BERLIN – The German government’s tax revenue is likely to sink by 81.5 billion euros ($88.4 billion) this year as a result of the coronavirus crisis, the first drop since the financial crisis a decade ago, according to an official estimate released Thursday.
A twice-yearly assessment by tax experts, released by the finance ministry, showed that federal, state and local authorities are expected to take in 717.8 billion euros this year, down from 799.3 billion euros in 2019. The previous forecast for this year, made in November, was for an increase to 816.4 billion euros.
The new assessment foresees Germany’s tax take recovering to 792.5 billion euros in 2021 and 816 billion euros in 2022.
The crisis already has derailed the German government’s dedication to keeping its budget balanced, long a point of pride. After six years in the black, it is borrowing 156 billion euros to finance rescue packages and cover the expected shortfall in tax revenue.
Germany is offering a total of more than 1 trillion euros in aid via various packages, which include money to tide small companies and individual entrepreneurs through virus-related closures and to pump capital into bigger companies where needed. The country has Europe's biggest economy.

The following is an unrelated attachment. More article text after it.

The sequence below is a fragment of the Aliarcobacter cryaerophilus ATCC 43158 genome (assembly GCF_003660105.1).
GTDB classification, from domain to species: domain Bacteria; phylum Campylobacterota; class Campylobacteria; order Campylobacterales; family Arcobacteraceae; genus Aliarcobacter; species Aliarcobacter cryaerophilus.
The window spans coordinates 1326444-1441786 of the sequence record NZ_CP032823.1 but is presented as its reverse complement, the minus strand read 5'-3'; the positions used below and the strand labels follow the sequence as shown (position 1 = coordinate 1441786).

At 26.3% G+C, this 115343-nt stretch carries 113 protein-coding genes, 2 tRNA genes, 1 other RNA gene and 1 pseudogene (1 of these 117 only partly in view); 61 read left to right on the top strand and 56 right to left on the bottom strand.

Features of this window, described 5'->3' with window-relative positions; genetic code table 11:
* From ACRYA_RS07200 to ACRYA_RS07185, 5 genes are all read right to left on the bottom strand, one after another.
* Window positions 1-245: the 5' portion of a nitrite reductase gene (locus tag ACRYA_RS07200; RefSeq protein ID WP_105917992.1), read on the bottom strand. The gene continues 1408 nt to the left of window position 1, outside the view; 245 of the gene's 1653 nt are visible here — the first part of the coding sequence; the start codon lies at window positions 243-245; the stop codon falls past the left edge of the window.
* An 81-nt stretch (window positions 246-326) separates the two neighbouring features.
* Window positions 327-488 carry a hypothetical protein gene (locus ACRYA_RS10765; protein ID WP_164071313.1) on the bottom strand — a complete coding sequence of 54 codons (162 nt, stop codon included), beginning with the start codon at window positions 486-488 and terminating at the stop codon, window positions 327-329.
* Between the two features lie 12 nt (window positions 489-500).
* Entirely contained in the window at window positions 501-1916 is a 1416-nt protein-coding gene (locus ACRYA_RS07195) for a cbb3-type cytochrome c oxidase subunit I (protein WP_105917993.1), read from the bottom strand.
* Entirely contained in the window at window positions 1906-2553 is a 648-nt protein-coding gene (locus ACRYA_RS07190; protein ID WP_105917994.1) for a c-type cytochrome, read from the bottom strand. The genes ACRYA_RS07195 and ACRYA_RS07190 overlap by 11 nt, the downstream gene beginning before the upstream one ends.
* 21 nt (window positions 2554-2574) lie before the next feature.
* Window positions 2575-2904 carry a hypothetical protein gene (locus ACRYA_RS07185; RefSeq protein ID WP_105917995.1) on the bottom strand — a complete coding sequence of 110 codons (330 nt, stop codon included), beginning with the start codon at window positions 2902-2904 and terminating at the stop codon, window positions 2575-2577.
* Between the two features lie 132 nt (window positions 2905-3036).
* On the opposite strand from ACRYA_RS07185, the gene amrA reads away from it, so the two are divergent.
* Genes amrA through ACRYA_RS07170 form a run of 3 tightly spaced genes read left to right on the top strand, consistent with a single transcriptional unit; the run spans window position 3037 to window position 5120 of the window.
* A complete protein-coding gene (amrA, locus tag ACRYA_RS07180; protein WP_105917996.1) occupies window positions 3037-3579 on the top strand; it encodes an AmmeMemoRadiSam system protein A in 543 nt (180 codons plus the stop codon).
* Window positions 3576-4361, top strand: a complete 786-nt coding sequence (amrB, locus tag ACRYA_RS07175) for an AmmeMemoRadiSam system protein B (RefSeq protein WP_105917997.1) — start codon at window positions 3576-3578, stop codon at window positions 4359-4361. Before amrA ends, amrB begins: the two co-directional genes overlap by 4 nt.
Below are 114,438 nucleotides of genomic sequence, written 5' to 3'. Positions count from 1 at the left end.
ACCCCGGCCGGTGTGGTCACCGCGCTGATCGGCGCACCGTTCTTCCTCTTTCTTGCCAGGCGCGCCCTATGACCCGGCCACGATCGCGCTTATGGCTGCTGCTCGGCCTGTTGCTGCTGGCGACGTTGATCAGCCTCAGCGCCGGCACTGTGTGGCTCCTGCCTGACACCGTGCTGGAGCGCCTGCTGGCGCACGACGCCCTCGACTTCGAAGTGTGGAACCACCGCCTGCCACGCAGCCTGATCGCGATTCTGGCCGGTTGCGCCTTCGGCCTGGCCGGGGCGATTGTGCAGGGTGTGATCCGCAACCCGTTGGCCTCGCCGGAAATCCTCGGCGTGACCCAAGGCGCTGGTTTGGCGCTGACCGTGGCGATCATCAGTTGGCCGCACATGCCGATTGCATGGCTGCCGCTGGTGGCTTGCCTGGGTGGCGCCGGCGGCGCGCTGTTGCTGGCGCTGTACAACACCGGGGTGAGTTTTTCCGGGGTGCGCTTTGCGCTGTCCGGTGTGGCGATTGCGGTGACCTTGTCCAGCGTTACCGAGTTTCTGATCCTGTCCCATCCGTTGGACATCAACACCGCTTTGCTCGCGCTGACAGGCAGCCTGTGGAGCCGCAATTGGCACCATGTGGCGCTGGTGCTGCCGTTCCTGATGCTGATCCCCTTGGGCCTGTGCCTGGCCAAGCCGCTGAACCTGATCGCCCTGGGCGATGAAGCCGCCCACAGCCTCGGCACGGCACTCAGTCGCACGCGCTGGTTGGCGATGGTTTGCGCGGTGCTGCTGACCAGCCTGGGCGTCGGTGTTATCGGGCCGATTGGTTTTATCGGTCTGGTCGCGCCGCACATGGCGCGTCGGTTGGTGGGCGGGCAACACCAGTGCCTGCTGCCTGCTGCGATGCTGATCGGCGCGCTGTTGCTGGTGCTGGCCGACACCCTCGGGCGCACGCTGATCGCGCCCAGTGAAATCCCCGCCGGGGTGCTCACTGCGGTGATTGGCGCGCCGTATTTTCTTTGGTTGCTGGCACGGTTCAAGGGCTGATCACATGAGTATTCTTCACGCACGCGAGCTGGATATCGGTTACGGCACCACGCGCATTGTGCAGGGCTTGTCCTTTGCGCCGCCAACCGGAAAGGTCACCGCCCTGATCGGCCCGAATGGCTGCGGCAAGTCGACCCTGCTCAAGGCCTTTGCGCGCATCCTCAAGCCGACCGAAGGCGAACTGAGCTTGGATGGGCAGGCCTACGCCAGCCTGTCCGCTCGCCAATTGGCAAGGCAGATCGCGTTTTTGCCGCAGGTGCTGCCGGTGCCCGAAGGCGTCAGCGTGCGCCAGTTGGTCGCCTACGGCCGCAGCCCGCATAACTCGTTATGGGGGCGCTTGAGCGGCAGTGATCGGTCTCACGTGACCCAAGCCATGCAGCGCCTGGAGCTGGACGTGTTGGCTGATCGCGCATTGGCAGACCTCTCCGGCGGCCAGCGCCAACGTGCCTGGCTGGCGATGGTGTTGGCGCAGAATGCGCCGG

Finance Minister Olaf Scholz, who characterized the crisis as “a natural disaster,” said the government will put together a stimulus package in early June.
“That is exactly the right time. Most of the lockdown measures expire at the end of May — not all, but most of them," Scholz said, indicating that it's only possible at that stage to assess what is needed. He said he hopes that the measures will be “transformative,” making a contribution to modernizing the economy and Germany's digital infrastructure, and to combating climate change.
Germany started loosening coronavirus restrictions on April 20, about a month after they were introduced, and the easing has gathered pace over the past week. On Wednesday, Chancellor Angela Merkel said that "as of today, no increases in levies or taxes are planned” to tackle the costs of the crisis, but made clear that she can't foresee the future.